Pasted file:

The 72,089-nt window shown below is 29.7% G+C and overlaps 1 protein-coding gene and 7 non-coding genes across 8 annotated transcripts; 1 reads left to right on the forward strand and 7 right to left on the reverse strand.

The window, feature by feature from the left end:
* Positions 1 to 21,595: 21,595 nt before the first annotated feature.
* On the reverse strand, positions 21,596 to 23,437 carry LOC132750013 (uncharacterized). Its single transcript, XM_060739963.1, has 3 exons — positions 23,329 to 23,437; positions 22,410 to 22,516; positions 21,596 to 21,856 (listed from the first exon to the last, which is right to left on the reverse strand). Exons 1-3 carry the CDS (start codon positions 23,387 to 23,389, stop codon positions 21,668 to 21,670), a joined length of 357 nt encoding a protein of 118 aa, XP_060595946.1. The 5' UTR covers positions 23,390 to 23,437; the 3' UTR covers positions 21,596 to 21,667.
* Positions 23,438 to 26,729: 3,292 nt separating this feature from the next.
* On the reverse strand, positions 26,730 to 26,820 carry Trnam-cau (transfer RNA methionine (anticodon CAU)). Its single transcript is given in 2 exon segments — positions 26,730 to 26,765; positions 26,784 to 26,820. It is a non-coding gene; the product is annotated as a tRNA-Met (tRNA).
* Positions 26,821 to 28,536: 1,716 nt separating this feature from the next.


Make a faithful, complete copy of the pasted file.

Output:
The 72,089-nt window shown below is 29.7% G+C and overlaps 1 protein-coding gene and 7 non-coding genes across 8 annotated transcripts; 1 reads left to right on the forward strand and 7 right to left on the reverse strand.

The window, feature by feature from the left end:
* Positions 1 to 21,595: 21,595 nt before the first annotated feature.
* On the reverse strand, positions 21,596 to 23,437 carry LOC132750013 (uncharacterized). Its single transcript, XM_060739963.1, has 3 exons — positions 23,329 to 23,437; positions 22,410 to 22,516; positions 21,596 to 21,856 (listed from the first exon to the last, which is right to left on the reverse strand). Exons 1-3 carry the CDS (start codon positions 23,387 to 23,389, stop codon positions 21,668 to 21,670), a joined length of 357 nt encoding a protein of 118 aa, XP_060595946.1. The 5' UTR covers positions 23,390 to 23,437; the 3' UTR covers positions 21,596 to 21,667.
* Positions 23,438 to 26,729: 3,292 nt separating this feature from the next.
* On the reverse strand, positions 26,730 to 26,820 carry Trnam-cau (transfer RNA methionine (anticodon CAU)). Its single transcript is given in 2 exon segments — positions 26,730 to 26,765; positions 26,784 to 26,820. It is a non-coding gene; the product is annotated as a tRNA-Met (tRNA).
* Positions 26,821 to 28,536: 1,716 nt separating this feature from the next.